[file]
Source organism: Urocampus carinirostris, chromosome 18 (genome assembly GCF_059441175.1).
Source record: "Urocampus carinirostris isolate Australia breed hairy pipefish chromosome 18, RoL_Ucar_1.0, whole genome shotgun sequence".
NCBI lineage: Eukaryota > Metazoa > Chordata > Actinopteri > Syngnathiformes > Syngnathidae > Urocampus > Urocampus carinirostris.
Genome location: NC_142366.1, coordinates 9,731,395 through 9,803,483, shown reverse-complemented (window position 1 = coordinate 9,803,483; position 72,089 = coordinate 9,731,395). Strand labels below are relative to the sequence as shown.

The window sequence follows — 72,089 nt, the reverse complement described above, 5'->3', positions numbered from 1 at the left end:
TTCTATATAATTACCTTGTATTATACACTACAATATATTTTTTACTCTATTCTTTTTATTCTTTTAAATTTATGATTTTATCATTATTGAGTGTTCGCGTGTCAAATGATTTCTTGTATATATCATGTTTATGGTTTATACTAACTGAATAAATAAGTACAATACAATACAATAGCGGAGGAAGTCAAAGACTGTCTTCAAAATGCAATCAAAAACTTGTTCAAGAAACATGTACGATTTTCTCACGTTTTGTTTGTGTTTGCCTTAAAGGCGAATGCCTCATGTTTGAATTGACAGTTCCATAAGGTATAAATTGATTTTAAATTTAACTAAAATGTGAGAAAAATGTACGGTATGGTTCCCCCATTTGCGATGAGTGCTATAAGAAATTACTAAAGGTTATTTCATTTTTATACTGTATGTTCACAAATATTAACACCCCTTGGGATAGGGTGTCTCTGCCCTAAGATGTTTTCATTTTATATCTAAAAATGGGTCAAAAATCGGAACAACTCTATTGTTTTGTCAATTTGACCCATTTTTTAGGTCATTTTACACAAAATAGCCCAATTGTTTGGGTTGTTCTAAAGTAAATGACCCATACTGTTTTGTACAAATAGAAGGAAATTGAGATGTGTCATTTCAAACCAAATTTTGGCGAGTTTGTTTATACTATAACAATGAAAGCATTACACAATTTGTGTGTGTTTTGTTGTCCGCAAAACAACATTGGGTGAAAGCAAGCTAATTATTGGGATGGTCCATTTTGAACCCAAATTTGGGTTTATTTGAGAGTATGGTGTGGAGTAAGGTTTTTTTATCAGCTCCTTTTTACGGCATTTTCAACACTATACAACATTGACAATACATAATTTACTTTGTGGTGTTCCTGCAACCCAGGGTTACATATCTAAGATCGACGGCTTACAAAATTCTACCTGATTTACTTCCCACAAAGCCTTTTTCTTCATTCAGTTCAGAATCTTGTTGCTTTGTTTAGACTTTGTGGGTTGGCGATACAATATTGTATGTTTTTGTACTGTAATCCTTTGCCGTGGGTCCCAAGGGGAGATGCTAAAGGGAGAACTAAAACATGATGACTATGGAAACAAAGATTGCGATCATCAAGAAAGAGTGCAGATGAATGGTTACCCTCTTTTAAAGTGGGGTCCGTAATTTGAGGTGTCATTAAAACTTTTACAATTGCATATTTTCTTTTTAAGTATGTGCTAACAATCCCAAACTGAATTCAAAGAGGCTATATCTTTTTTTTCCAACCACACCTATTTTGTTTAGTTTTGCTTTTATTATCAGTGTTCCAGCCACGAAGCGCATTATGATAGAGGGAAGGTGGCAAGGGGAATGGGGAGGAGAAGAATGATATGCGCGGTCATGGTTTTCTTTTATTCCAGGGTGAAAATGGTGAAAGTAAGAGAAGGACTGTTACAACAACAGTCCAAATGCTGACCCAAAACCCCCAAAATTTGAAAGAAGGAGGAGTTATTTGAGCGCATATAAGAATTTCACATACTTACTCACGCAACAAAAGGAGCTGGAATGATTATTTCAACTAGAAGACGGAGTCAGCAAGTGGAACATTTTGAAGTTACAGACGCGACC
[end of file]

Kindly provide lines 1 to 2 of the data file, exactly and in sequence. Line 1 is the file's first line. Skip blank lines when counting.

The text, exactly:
Source organism: Urocampus carinirostris, chromosome 18 (genome assembly GCF_059441175.1).
Source record: "Urocampus carinirostris isolate Australia breed hairy pipefish chromosome 18, RoL_Ucar_1.0, whole genome shotgun sequence".